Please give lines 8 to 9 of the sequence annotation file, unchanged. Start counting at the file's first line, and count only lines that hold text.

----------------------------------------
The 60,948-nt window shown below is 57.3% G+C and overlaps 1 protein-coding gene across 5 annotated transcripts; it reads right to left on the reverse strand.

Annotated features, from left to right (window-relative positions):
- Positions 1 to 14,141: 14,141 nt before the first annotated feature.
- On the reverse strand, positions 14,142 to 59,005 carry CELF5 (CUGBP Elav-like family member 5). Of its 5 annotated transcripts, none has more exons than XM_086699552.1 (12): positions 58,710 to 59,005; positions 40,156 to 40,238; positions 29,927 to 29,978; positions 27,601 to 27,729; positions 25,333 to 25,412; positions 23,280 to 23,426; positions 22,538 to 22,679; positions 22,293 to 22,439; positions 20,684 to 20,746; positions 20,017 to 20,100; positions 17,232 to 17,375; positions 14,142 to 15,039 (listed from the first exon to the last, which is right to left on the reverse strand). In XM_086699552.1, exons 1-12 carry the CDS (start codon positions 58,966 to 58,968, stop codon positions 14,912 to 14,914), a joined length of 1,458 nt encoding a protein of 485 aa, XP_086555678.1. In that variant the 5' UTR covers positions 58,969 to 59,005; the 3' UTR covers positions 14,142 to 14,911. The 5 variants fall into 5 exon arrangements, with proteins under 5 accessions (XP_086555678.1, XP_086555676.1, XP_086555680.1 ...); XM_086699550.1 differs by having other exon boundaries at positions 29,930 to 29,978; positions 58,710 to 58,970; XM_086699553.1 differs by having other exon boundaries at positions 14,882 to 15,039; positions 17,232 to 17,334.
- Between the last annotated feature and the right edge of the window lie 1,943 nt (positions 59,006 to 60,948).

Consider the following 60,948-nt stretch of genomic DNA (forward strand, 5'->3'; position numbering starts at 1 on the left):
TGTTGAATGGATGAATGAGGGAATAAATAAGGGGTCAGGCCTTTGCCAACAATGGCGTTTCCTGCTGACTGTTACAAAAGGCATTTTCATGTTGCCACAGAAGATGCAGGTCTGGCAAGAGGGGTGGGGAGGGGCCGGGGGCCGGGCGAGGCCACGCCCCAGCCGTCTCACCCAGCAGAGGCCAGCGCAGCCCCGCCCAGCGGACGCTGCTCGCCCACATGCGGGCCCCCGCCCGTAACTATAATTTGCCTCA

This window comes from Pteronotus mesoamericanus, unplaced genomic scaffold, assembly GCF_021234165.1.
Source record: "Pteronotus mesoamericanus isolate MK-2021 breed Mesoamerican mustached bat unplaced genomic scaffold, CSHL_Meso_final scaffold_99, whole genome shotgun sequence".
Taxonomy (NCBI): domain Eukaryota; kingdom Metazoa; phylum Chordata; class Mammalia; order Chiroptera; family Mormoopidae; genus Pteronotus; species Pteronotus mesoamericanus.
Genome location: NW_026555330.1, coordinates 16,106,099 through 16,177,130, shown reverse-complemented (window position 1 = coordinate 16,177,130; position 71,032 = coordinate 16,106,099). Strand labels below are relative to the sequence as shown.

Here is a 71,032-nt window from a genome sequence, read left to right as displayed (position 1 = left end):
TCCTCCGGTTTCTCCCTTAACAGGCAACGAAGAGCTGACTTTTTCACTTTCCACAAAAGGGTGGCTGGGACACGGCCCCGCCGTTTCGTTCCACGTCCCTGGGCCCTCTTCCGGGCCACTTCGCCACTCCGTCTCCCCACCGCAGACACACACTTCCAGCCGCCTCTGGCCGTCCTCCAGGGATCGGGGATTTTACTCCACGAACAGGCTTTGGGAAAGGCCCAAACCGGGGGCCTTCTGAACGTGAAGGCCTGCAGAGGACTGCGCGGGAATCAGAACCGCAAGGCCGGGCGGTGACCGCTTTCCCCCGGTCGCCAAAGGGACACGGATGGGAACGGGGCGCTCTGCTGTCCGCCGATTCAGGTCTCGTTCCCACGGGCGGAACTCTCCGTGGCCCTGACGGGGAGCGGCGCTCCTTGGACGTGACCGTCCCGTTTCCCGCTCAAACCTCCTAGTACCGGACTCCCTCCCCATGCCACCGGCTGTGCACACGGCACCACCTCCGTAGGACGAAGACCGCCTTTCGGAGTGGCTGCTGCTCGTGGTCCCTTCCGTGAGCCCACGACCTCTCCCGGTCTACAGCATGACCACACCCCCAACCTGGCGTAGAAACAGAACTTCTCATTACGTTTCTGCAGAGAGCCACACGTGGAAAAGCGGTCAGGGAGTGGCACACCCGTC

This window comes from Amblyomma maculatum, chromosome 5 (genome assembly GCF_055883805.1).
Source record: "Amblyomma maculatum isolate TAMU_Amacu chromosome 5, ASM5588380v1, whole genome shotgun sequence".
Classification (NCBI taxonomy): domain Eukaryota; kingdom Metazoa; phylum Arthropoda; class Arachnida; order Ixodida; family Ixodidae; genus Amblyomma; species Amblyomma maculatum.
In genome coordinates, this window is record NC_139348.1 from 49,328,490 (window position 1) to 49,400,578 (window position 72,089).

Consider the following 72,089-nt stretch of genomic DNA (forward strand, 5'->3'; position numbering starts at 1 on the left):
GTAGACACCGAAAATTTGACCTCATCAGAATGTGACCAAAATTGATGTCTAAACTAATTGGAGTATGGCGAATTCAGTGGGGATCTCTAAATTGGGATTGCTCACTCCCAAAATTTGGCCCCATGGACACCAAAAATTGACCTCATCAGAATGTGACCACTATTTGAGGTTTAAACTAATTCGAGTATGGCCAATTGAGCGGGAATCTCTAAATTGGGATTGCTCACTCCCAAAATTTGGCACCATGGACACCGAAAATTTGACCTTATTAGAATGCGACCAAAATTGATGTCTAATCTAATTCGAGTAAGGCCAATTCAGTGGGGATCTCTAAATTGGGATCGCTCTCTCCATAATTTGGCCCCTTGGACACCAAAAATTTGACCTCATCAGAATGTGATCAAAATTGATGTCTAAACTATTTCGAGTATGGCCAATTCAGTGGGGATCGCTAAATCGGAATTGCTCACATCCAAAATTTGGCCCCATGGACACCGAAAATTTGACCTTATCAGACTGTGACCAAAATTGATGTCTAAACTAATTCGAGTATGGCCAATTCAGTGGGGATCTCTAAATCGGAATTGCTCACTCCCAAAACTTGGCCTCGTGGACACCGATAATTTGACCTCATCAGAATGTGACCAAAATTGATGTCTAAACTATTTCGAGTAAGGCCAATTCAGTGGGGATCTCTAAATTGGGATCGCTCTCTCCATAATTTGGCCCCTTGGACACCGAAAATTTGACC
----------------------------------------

This window comes from Pteronotus mesoamericanus, unplaced genomic scaffold, assembly GCF_021234165.1.
Source record: "Pteronotus mesoamericanus isolate MK-2021 breed Mesoamerican mustached bat unplaced genomic scaffold, CSHL_Meso_final scaffold_99, whole genome shotgun sequence".